To do this we take the body weight of the animal, so for example a 1200lbs cow and multiply that by 2.5% for example. So 2.5% of their body weight is what they should eat a day. Remember 2.5% is calculating the dry matter feed intake. Because most grass / dry hay is made up of about 15% water and silage is made up of much more we had to decide that the moisture content we would go with would be the grass/hay value. So we do the calculation to find the dry matter intake and divide that number by 0.85 (100-15). So 1200 x 0.025 = 30. 30 / 0.85 = 35.3. So a 1200lbs cow at 2.5% takes 35lbs as is feed intake. This calculation is done for beef cows as dairy cows eat much more than their beef counterparts and eat a combination of different things as well. Many more calculations are done internally to make these values work, but this is the base one used to actually find the values.

On top of this, with Dairy breeds for example, they eat more than just grass/hay/silage and need the best of the best when it comes to nutrition. You would provide supplements etc when feeding them. Because the game has no functionality in this way, we have included the weight amounts for those nonexistent feeds in the total feed value. So if a Holstein cows eat 10lbs of grass, 10lbs of Hay, 10lbs of Silage and 10lbs of Dairy Supplement in real life (numbers are just used as an example) the in game weight for total feed consumption (Grass, Hay/Silage or TMR) will be 40lbs even though we only can feed Grass, Hay/Silage and TMR and no supplements in game. So we’re trying to simulate real total feed numbers in every calculation done.


A lot of work was done on pigs to simulate two types of real life systems. All of these systems are covered below under “Pigs: The Three Types of Operations”. Four breeds were chosen based on a variety of factors and how well they fit out criteria and the goals we had in mind. The four breeds are Yorkshire, Berkshire, Spotted and Gloucestershire Old Spot. The breeds were grouped into groups of two in order to introduce the player to two new pig management systems. Farrow to Feeder and Feeder to Finish.

Pigs: The Three Types of Operations

Farrow to Feeder

A farrow to feeder operation involves breeding sows and then selling the piglets to finishing operations when they weigh 30 to 60 pounds. We chose 60lbs as the piglets would be about eight weeks old. In real life, compared to a farrow to finish operation, this option reduces the need for facilities, operating capital, feed amounts and manure handled. The biggest drawback of this system is that producers, with a small number of animals, are at the mercy of aggressive and unstable feeder pig markets. Meaning prices fluctuate constantly. Another thing that can be noted is the fact that piglets in real life when starting dry food are usually fed a different ration than breeding stock.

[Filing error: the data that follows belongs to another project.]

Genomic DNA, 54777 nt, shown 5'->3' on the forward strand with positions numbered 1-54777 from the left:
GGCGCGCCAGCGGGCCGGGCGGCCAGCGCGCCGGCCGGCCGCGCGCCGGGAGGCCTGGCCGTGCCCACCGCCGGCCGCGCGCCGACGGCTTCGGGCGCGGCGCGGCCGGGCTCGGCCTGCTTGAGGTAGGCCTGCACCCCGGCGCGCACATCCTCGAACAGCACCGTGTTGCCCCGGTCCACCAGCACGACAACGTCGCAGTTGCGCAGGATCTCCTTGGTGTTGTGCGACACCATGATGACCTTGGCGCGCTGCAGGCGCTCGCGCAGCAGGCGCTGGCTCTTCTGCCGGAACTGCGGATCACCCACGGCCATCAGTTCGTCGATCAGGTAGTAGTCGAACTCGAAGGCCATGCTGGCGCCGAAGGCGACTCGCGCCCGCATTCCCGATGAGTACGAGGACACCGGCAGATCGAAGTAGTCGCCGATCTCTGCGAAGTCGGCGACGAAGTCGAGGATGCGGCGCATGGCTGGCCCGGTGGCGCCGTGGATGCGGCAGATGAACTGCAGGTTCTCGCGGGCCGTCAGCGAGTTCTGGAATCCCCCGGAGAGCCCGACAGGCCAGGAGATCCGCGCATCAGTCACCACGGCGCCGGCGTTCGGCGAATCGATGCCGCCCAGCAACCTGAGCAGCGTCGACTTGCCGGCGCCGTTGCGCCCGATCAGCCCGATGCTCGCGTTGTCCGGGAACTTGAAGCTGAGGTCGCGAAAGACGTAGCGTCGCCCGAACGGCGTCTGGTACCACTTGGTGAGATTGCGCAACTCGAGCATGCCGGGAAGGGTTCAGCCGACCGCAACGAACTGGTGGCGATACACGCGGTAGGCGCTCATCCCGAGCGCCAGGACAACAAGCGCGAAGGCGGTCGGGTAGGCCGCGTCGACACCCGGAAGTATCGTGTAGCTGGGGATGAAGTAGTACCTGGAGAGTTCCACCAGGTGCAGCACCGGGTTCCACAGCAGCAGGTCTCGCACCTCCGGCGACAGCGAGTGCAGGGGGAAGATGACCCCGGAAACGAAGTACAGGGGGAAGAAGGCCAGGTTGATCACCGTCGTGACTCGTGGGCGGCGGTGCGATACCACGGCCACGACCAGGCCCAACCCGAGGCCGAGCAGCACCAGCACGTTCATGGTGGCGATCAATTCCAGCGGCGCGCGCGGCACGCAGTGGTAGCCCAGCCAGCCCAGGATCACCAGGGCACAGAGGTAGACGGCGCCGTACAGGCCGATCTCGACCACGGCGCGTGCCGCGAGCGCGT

Feeder to Finish

Feeder to finish operations buy feeder pigs weighing 30 to 60 pounds (60lbs in our case) at about 8 weeks of age and feed them to a market weight of about 280 pounds or about 6 months old. In real life, fancy setups or facilities are not needed and can be run fine within modest and existing buildings. This system allows for minimum overhead requirements, low labor, and no long term commitments like in Farrow to Feeder and Farrow to Finish operations. This method also offers an opportunity for grain farmers to use homegrown feeds to finish pigs without having to manage breeding stock on top of it. So one feed type and mixture can be used for all animals. Source, health, and quality of purchased feeder pigs are all the biggest factors in ensuring a successful startup. Ideally, all feeder pigs should originate from a single farm to maintain consistency and reduce potential herd health problems.

Farrow to Finish

A farrow to finish operation involves breeding sows and then feeding the piglets until they reach a market weight of about 280 pounds (6 months old). So the entire process from birth to finish is done by the same farmer. The entire production period takes around 10 months to complete; Comprised of 4 months for breeding/gestation and 6 months to raise the piglets to market weight. Of the three systems, farrow to finish has the greatest long run market potential and flexibility. This system also demands the most capital and labor, and requires a long term commitment to the swine business as a whole. Another thing that can be noted is that in real life, different feeds would be required for piglets, feeder pigs and breeding stock.

Pigs: Breeds

  • Farrow to Finish:
    • Yorkshire
    • Spotted
  • Feeder to Finish:
    • Berkshire
    • Gloucestershire Old Spot

Pigs: Other Changes

In the Farrow to Finish operation, when piglets are born they weigh in at about 2-4lbs. They are weaned at about 13-15lbs or 21-25 days. Their birth weight and weaning age are all dependant on the breed. As well, when the data on these breeds was collected, the data was organized into 6 separate growing stages consisting of Birth, Wean, Nursery, Grower, Finisher and Mature. Each had their separate values listed for age, feed amount per day, average gain per day and weight range.